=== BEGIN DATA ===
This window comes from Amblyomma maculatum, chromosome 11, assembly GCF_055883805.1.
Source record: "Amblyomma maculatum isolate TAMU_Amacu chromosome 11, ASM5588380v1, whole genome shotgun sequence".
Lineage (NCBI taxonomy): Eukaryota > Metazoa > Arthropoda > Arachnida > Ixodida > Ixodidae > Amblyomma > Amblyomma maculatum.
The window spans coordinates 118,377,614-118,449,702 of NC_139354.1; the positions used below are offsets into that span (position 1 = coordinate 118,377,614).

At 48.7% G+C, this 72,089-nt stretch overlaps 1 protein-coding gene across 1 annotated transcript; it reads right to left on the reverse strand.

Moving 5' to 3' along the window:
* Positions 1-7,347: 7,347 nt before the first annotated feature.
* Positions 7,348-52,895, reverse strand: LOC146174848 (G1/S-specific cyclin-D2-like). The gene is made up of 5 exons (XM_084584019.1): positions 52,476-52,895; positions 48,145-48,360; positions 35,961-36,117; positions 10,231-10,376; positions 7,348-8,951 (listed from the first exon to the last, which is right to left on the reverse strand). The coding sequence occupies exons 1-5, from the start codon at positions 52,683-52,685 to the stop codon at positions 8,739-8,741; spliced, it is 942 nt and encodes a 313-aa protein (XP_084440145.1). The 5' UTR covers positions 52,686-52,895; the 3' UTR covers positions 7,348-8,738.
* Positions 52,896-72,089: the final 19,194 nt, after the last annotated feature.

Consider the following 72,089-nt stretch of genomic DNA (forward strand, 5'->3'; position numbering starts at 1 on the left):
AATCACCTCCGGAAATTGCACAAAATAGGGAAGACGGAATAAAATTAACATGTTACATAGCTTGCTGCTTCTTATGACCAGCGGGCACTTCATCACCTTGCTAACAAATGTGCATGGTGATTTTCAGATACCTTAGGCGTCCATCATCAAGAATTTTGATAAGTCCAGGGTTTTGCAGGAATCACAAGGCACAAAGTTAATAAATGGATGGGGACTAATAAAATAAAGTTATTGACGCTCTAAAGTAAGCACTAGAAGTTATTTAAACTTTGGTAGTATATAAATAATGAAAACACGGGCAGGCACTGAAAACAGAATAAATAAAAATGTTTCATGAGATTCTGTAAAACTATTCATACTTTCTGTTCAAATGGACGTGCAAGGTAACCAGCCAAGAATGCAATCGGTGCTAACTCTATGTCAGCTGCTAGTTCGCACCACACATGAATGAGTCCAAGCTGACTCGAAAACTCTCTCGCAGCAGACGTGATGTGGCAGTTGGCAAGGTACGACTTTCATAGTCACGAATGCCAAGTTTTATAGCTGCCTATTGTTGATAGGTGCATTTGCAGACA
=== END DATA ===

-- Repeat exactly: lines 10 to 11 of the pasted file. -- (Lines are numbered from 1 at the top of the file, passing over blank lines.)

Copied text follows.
Consider the following 72,089-nt stretch of genomic DNA (forward strand, 5'->3'; position numbering starts at 1 on the left):
AATCACCTCCGGAAATTGCACAAAATAGGGAAGACGGAATAAAATTAACATGTTACATAGCTTGCTGCTTCTTATGACCAGCGGGCACTTCATCACCTTGCTAACAAATGTGCATGGTGATTTTCAGATACCTTAGGCGTCCATCATCAAGAATTTTGATAAGTCCAGGGTTTTGCAGGAATCACAAGGCACAAAGTTAATAAATGGATGGGGACTAATAAAATAAAGTTATTGACGCTCTAAAGTAAGCACTAGAAGTTATTTAAACTTTGGTAGTATATAAATAATGAAAACACGGGCAGGCACTGAAAACAGAATAAATAAAAATGTTTCATGAGATTCTGTAAAACTATTCATACTTTCTGTTCAAATGGACGTGCAAGGTAACCAGCCAAGAATGCAATCGGTGCTAACTCTATGTCAGCTGCTAGTTCGCACCACACATGAATGAGTCCAAGCTGACTCGAAAACTCTCTCGCAGCAGACGTGATGTGGCAGTTGGCAAGGTACGACTTTCATAGTCACGAATGCCAAGTTTTATAGCTGCCTATTGTTGATAGGTGCATTTGCAGACA